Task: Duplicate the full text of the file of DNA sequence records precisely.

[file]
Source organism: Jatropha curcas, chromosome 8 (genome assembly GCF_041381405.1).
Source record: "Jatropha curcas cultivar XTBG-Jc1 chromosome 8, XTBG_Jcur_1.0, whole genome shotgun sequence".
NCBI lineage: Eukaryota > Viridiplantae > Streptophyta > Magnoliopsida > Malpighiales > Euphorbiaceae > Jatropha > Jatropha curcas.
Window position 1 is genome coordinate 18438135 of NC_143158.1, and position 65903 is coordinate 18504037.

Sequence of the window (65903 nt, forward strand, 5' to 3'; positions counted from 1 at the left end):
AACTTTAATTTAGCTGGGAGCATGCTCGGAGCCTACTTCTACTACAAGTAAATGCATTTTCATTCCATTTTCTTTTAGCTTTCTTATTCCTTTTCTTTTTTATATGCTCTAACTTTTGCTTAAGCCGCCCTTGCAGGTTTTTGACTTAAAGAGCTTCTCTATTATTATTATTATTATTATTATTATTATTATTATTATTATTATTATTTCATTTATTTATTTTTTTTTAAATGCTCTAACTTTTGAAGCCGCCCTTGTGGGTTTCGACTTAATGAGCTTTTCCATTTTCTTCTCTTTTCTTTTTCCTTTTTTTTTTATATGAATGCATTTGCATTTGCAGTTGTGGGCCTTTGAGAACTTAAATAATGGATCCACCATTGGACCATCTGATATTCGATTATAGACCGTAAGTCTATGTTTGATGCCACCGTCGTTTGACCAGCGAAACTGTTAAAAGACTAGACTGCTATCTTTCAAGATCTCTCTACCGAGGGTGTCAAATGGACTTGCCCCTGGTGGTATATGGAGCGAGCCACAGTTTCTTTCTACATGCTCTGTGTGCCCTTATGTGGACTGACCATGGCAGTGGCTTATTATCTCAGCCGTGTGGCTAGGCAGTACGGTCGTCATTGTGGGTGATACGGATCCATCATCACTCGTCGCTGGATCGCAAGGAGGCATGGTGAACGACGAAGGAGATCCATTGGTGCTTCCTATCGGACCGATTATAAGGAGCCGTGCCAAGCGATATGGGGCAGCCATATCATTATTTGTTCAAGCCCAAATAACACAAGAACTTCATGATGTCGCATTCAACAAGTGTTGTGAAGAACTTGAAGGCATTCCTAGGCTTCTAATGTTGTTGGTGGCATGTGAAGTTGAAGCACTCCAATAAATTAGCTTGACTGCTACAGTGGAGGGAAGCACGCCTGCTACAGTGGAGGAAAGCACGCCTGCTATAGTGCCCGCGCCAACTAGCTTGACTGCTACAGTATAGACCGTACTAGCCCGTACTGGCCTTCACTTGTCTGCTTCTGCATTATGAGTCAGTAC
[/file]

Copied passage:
Source organism: Jatropha curcas, chromosome 8 (genome assembly GCF_041381405.1).
Source record: "Jatropha curcas cultivar XTBG-Jc1 chromosome 8, XTBG_Jcur_1.0, whole genome shotgun sequence".
NCBI lineage: Eukaryota > Viridiplantae > Streptophyta > Magnoliopsida > Malpighiales > Euphorbiaceae > Jatropha > Jatropha curcas.
Window position 1 is genome coordinate 18438135 of NC_143158.1, and position 65903 is coordinate 18504037.

Sequence of the window (65903 nt, forward strand, 5' to 3'; positions counted from 1 at the left end):
AACTTTAATTTAGCTGGGAGCATGCTCGGAGCCTACTTCTACTACAAGTAAATGCATTTTCATTCCATTTTCTTTTAGCTTTCTTATTCCTTTTCTTTTTTATATGCTCTAACTTTTGCTTAAGCCGCCCTTGCAGGTTTTTGACTTAAAGAGCTTCTCTATTATTATTATTATTATTATTATTATTATTATTATTATTATTATTATTTCATTTATTTATTTTTTTTTAAATGCTCTAACTTTTGAAGCCGCCCTTGTGGGTTTCGACTTAATGAGCTTTTCCATTTTCTTCTCTTTTCTTTTTCCTTTTTTTTTTATATGAATGCATTTGCATTTGCAGTTGTGGGCCTTTGAGAACTTAAATAATGGATCCACCATTGGACCATCTGATATTCGATTATAGACCGTAAGTCTATGTTTGATGCCACCGTCGTTTGACCAGCGAAACTGTTAAAAGACTAGACTGCTATCTTTCAAGATCTCTCTACCGAGGGTGTCAAATGGACTTGCCCCTGGTGGTATATGGAGCGAGCCACAGTTTCTTTCTACATGCTCTGTGTGCCCTTATGTGGACTGACCATGGCAGTGGCTTATTATCTCAGCCGTGTGGCTAGGCAGTACGGTCGTCATTGTGGGTGATACGGATCCATCATCACTCGTCGCTGGATCGCAAGGAGGCATGGTGAACGACGAAGGAGATCCATTGGTGCTTCCTATCGGACCGATTATAAGGAGCCGTGCCAAGCGATATGGGGCAGCCATATCATTATTTGTTCAAGCCCAAATAACACAAGAACTTCATGATGTCGCATTCAACAAGTGTTGTGAAGAACTTGAAGGCATTCCTAGGCTTCTAATGTTGTTGGTGGCATGTGAAGTTGAAGCACTCCAATAAATTAGCTTGACTGCTACAGTGGAGGGAAGCACGCCTGCTACAGTGGAGGAAAGCACGCCTGCTATAGTGCCCGCGCCAACTAGCTTGACTGCTACAGTATAGACCGTACTAGCCCGTACTGGCCTTCACTTGTCTGCTTCTGCATTATGAGTCAGTAC